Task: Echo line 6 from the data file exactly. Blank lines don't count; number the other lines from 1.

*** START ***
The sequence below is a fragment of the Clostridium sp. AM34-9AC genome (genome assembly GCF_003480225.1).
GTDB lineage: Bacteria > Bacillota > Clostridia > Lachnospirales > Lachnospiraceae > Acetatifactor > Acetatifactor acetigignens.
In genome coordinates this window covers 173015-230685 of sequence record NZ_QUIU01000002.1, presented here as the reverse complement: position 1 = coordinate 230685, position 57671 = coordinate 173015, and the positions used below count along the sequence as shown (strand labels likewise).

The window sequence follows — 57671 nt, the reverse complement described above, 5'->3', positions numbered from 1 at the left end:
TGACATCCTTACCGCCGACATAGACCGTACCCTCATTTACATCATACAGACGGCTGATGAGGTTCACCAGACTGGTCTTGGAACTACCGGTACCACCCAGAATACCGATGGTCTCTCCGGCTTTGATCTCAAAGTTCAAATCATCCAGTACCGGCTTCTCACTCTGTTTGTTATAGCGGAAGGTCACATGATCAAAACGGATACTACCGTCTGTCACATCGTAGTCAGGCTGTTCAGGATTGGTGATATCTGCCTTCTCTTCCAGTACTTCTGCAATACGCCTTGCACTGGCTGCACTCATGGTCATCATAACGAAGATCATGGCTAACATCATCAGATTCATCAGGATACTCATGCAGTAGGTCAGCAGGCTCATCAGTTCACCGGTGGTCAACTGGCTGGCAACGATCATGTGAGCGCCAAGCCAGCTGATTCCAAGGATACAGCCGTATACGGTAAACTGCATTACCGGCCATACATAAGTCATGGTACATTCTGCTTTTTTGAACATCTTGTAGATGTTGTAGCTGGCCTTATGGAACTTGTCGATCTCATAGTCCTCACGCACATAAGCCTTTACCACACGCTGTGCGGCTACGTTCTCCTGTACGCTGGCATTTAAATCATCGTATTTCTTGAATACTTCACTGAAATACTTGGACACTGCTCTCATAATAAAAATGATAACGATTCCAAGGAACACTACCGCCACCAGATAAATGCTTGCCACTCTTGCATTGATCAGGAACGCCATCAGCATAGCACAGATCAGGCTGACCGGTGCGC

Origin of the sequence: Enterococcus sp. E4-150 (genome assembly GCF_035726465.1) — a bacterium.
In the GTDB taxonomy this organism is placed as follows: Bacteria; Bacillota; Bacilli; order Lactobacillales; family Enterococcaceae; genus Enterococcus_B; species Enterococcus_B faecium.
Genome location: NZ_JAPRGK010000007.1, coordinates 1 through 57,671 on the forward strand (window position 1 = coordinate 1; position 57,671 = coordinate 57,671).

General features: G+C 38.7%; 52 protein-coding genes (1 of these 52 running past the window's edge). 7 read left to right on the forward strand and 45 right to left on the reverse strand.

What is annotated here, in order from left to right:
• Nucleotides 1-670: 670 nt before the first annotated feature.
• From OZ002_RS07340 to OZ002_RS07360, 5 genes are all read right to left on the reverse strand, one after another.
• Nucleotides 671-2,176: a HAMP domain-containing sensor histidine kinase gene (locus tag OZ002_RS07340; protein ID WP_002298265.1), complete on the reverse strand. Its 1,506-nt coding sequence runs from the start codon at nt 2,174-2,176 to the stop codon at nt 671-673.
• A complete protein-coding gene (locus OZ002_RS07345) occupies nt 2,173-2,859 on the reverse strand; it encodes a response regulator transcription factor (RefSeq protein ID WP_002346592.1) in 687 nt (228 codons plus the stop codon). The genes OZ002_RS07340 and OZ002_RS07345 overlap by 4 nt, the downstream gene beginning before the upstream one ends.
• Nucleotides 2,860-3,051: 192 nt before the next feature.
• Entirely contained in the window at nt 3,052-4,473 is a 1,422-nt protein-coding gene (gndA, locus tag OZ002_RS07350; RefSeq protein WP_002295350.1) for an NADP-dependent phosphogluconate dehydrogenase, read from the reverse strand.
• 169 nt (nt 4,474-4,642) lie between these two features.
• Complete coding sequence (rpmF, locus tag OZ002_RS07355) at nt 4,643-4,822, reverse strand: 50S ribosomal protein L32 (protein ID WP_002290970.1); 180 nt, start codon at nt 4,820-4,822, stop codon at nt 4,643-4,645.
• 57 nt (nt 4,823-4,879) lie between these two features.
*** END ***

Origin of the sequence: Enterococcus sp. E4-150 (genome assembly GCF_035726465.1) — a bacterium.